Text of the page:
DARPA Crowdsources Bug-Spotting GamesDARPA debuts five different puzzle games to test whether players can spot mathematical flaws in open-source code used by the Defense Department.
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Want to keep the Department of Defense's computers secure? Then play a game.
That's the pitch from Defense Advanced Research Projects Agency (DARPA), which is testing whether free online games can be used to help spot code flaws. "We're seeing if we can take really hard math problems and map them onto interesting, attractive puzzle games that online players will solve for fun," DARPA program manager Drew Dean said in a statement. "By leveraging players' intelligence and ingenuity on a broad scale, we hope to reduce security analysts' workloads and fundamentally improve the availability of formal verification."
The effort -- dubbed the Crowd Sourced Formal Verification (CSFV) program -- is initially offering five different game titles, all of which are playable via a dedicated Verigames.com portal. The games aren't first-person shooters or action-adventure games, but rather puzzle games that contain mathematical models. "Solving the games provides mathematical proofs that can verify the absence of flaws or bugs," reads the Verigames site FAQ.
[Another DARPA initiative, the Cyber Grand Challenge, aims to close the gap between vulnerability discovery and remediation. Read DARPA Cyber Defense Challenge: $2 Million Prize.]
To date, CSFV is focusing only on applications written in the C and Java programming languages. DARPA said that if any potential bugs are spotted, the agency will notify whichever organization is responsible for maintaining the code.
The five CSFV games developed to date were created using TopCoder, which is a community of about 600,000 software developers, designers, and mathematicians. Via the Verigames website, here's an overview of the five games being offered:
- CircuitBot: "Link up a team of robots to carry out a mission."
- Flow Jam: "Analyze and adjust a cable network to maximize its flow."
- Ghost Map: "Free your mind by finding a path through a brain network."
- StormBound: "Unweave the windstorm into patterns of streaming symbols."
- Xylem: "Catalog species of plants using mathematical formulas."
This isn't the first attempt at harnessing crowds to solve public problems or computing challenges. One of the best-known examples remains the SETI@home -- for "search for extraterrestrial intelligence" -- project, launched in May 1999, which is run by the University of California at Berkeley. The project taps volunteers' PCs to analyze data feeds from radio telescopes, and it eventually spawned Berkeley Open Infrastructure for Network Computing (BOINC), an open-source middleware system that today counts about 3 million volunteers. It's currently being used for more than 80 projects, ranging from climate prediction and earthquake spotting to drug testing and searching for new neutron stars.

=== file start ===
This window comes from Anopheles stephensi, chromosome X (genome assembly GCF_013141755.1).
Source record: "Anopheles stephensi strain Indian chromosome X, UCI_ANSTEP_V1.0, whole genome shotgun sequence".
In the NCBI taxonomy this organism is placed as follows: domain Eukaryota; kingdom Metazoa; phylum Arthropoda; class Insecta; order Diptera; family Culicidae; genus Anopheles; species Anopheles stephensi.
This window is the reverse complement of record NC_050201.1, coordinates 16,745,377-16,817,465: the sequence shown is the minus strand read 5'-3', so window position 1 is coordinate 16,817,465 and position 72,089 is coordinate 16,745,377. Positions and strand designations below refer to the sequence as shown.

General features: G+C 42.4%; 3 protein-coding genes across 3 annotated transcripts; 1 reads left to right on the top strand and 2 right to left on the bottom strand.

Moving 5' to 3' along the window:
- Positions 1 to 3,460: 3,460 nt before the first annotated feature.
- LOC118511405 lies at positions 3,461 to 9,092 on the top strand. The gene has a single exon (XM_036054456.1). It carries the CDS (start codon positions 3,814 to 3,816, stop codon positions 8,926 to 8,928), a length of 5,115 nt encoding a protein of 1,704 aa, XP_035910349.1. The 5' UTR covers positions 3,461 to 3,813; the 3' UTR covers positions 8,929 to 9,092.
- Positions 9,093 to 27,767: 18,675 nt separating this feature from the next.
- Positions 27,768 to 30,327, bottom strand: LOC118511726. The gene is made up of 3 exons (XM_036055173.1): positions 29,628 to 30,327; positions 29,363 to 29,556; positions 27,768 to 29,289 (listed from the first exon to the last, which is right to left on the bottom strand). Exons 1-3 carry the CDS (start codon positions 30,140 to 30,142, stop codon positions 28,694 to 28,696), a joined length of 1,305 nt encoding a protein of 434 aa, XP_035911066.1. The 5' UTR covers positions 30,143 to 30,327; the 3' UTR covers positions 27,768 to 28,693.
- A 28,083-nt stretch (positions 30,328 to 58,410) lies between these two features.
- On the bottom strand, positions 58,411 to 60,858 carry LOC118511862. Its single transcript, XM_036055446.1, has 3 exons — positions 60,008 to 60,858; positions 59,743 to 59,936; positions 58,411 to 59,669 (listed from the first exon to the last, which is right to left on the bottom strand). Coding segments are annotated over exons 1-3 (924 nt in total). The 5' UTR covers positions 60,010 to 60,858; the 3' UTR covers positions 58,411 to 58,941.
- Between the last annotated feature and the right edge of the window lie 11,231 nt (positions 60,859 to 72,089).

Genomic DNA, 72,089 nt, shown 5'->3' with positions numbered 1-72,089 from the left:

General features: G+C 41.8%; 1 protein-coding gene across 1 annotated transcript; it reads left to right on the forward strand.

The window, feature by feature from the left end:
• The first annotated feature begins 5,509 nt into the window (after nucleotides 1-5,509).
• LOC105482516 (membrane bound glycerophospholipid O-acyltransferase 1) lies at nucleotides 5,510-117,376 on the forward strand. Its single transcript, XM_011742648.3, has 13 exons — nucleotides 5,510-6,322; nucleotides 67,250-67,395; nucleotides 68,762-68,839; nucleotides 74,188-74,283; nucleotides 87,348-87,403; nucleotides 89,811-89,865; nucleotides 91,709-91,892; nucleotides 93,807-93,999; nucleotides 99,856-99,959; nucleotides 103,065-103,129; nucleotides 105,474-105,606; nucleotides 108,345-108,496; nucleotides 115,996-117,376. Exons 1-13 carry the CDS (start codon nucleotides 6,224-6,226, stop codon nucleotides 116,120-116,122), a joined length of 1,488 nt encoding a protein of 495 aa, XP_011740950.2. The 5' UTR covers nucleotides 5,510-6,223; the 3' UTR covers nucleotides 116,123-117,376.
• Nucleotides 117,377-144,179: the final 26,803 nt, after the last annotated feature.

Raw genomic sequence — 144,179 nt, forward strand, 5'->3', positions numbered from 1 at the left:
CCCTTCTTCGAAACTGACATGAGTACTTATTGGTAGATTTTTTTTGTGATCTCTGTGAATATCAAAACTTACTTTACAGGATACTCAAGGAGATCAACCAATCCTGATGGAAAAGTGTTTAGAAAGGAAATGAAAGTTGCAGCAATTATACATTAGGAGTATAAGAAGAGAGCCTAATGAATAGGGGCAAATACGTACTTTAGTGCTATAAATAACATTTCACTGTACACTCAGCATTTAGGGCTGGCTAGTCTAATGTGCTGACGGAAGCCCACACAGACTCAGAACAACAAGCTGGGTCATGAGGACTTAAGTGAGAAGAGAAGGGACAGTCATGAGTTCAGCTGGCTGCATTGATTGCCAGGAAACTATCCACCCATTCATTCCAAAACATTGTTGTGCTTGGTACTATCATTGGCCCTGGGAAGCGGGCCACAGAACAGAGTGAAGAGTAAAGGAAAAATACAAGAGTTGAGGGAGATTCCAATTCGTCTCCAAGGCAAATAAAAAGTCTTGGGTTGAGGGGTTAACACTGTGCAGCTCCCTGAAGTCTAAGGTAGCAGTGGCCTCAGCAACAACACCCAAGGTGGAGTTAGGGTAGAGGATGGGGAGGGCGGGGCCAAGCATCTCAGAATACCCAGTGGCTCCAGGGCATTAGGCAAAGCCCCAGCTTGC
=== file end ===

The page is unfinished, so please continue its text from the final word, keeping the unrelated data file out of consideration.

The CSFV project, however, does appear to be the first time that someone is marrying crowdsourcing with code review, and there are plenty of potential bugs to be found. That's because even when organizations have secure coding practices in place, every thousand lines of code contains, on average, between one and five coding flaws, according to DARPA. Any one of those code flaws could pose a risk to the integrity or availability of government -- and especially military -- systems.
Furthermore, existing code-review practices tend to be costly, especially for applications that haven't been developed in-house. As a result, important code too often doesn't get reviewed for errors. "Unfortunately, traditional formal verification methods do not scale to the size of software found in modern computer systems. Formal verification also currently requires highly specialized engineers with deep knowledge of software technology and mathematical theorem-proving techniques," according to DARPA's CSFV project overview. "These constraints make current formal verification techniques expensive and time-consuming, which in turn make them impractical to apply to COTS [common of-the-shelf] software."
If there's one potential downside to DARPA's gaming approach, however, it's that there's a minimum-age limit: All players must attest to being at least 18 years old. "Government regulations require adult volunteer participants for this DARPA research program," reads the Verigames site.
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